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The Body of Sin Destroyed 


An extract from Hugh Martin's sermon, 'Those that are Christ's: A Pre-Communion Address'


GALATIANS 5:24, Romans 6:6

. . . And because the body and blood of Christ are really and truly, though spiritually, present in the supper by Christ's word of institution and promise, very near to be received and fed upon by the faith of believers, and very near to be with special guilt dishonoured and rejected by those who, uncleansed and in their sin and unbelief, discern not the Lord's body, we warn them that their presuming to come to the table of the Lord will be the occasion of their eating and drinking the wrath of God and judgment unto themselves.

On the other hand, in the name of Christ, who spreads this table and presides over all its feast and fellowship, we invite those that are Christ's, those who have crucified the flesh with its affections and lusts. You are to come to the table of the Lord for special communion in him and in his death, 'knowing this, that your old man is crucified with Christ, that the body of sin might be destroyed, that henceforth you should not serve sin.'

1. I remark then, in the first place, that if you are Christ's you will feel deeply interested in 'knowing this'.

It is an arrangement on God's part that will commend itself to your lively study and attention. It is an arrangement in which you are most vitally concerned. You cannot be Christ's without having come to know in some measure the exceeding sinfulness and the exceeding strength of sin. And here is God's method of ultimately freeing you from sin's presence, and enabling you in the meantime and henceforth to rise superior to sin's power. Surely it is a very marvellous scheme, coming forth from him who is wonderful in counsel and excellent in working. It is worthy of your deepest regard. Nor is anything more precious in it, to those that are Christ's and the subjects of this privilege, than the perfection of its unity and its freedom from all perplexity. It provides for all details, but it goes directly and completely to the root of the evil. It lops not off branch after branch. Alas! this principle and root of sin within is of wondrous vigour, vitality and fertility, and all mere dealing with branches in detail leaves the evil in its strength and reign as before. But, while dealing with the various members of the body of sin, this arrangement on God's part grapples with the old man himself – with the vigorous principle of our corruption, the old man in his unity and principle of evil life – and nails him to the cross to be destroyed. The Holy Spirit, coming for the sake of the cross, to fulfil its purpose, to realise its purchase, to wield its power, dethrones, dishonours, condemns, breaks and crucifies our old man with Christ. Is it possible that sin can be your burden, that sin can be your chiefest affliction, that the plague of your own heart can be really a plague to you, that you are convinced that in you, that is, in your flesh, dwelleth no good thing – nothing but enmity to God, subjection to worldly lusts, uncharitableness towards man, selfishness, self-will, insubordination to the authority of God and disinclination and disability for his fellowship and service – is it possible that you can be awakened to all this without taking an interest in knowing this also, that your old man is crucified with him?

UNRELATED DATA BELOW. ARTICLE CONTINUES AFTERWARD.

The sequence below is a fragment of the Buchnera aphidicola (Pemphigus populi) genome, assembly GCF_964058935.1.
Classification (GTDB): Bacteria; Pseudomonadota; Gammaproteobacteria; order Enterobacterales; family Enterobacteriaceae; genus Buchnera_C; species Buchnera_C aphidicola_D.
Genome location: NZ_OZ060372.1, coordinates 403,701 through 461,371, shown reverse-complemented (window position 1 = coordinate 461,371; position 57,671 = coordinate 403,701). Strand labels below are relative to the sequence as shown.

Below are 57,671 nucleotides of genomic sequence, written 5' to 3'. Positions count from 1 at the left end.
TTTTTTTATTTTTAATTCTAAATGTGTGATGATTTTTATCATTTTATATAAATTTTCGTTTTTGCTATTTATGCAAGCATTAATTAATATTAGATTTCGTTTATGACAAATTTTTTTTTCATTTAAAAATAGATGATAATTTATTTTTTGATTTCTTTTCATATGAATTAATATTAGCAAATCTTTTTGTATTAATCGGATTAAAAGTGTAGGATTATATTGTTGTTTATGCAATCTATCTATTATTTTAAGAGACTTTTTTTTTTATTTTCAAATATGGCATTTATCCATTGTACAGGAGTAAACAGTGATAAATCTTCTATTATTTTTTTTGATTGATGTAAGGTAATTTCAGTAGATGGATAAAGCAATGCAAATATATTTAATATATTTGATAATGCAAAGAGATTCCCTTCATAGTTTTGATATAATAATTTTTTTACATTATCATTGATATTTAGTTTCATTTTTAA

"Christ for Us - Sermons of Hugh Martin". Banner of Truth, 1998. pp172-174.



Hugh Martin (1822-1885) was a Scottish Presbyterian minister renowned for his preaching and literary works and for his defence of the truth of Scripture in a time of decline in the Church. Some of his ageless works include The Atonement, The Shadow of Calvary, Christ's Presence in the Gospel History and a commentary on the book of Jonah.